It’s not exactly a secret that there’s a particular kissing cousins-type relationship between mixed martial arts and pro-wrestling. On both accords, it’s impossible to tell the story of one without the other. For so many fans who found MMA during its Western infancy, myself included, the early allure to the sport was having grown up a wrestling fan. On the other side of the Pacific, the Japanese MMA industry, which was the nexus of the sport for a decade, is deeply rooted in the evolution of puroresu.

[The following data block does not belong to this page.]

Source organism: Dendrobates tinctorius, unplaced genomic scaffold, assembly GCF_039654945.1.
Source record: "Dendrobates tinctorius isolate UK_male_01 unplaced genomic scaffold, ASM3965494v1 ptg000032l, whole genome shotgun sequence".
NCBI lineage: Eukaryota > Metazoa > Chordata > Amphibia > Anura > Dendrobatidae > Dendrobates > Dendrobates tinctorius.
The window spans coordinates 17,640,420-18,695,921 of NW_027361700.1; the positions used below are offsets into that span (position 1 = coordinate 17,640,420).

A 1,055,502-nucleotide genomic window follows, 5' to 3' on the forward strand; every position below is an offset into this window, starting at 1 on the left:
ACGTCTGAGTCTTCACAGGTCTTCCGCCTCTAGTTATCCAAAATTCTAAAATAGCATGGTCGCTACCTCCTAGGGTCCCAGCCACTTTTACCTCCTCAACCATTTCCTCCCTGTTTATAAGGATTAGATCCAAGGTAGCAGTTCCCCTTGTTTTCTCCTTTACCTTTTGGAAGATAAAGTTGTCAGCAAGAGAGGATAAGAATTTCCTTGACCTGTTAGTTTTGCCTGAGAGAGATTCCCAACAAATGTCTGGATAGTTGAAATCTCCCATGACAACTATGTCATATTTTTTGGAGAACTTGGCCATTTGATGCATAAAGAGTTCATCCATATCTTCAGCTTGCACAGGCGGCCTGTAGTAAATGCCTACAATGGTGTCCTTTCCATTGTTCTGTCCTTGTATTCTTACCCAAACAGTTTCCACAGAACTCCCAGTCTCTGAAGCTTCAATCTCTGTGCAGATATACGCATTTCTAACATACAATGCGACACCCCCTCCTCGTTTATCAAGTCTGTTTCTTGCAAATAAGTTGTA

By that same token, that evolution came about as legendary Japanese performers like Antonio Inoki, Satoru Sayama and Akira Maeda sought to make their domestic product more akin to an authentic fight, giving rise to MMA’s popularity and cultural entrenchment itself. It’s not just Japan, though: with the rise of the Ultimate Fighting Championship in the 1990s, America’s “big three” -- World Wrestling Entertainment (then the World Wrestling Federation), World Championship Wrestling and Extreme Championship Wrestling -- all sought to capitalize on its burgeoning popularity by signing no holds barred fighting talent. WWE signed the likes of UFC stars Ken Shamrock and Dan Severn, WCW snapped up the sport’s most popular brawler “Tank” David Abbott and ECW even put its future world champion Taz on the map by giving him a faux-MMA gimmick and having him squash a UFC veteran in Paul Varelans.